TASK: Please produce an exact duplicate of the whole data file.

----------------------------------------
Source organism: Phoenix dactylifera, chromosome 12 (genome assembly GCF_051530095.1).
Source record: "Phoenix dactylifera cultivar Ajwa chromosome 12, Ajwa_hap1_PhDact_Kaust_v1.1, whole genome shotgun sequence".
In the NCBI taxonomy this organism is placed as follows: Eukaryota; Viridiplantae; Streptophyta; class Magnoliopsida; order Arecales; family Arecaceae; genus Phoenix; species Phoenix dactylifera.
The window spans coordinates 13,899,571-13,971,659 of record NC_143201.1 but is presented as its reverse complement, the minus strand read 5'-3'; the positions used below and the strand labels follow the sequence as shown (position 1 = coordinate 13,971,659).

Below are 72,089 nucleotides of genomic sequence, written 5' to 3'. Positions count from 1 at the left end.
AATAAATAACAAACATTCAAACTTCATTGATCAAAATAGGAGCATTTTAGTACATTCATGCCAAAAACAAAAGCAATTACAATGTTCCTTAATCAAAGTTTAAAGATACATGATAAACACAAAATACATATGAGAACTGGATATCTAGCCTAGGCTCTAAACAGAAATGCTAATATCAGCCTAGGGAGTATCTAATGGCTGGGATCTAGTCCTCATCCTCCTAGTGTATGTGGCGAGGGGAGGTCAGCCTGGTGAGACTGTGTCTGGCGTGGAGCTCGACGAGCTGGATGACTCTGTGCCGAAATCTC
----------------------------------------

Source organism: Phoenix dactylifera, chromosome 12 (genome assembly GCF_051530095.1).
Source record: "Phoenix dactylifera cultivar Ajwa chromosome 12, Ajwa_hap1_PhDact_Kaust_v1.1, whole genome shotgun sequence".
In the NCBI taxonomy this organism is placed as follows: Eukaryota; Viridiplantae; Streptophyta; class Magnoliopsida; order Arecales; family Arecaceae; genus Phoenix; species Phoenix dactylifera.
The window spans coordinates 13,899,571-13,971,659 of record NC_143201.1 but is presented as its reverse complement, the minus strand read 5'-3'; the positions used below and the strand labels follow the sequence as shown (position 1 = coordinate 13,971,659).

Below are 72,089 nucleotides of genomic sequence, written 5' to 3'. Positions count from 1 at the left end.
AATAAATAACAAACATTCAAACTTCATTGATCAAAATAGGAGCATTTTAGTACATTCATGCCAAAAACAAAAGCAATTACAATGTTCCTTAATCAAAGTTTAAAGATACATGATAAACACAAAATACATATGAGAACTGGATATCTAGCCTAGGCTCTAAACAGAAATGCTAATATCAGCCTAGGGAGTATCTAATGGCTGGGATCTAGTCCTCATCCTCCTAGTGTATGTGGCGAGGGGAGGTCAGCCTGGTGAGACTGTGTCTGGCGTGGAGCTCGACGAGCTGGATGACTCTGTGCCGAAATCTC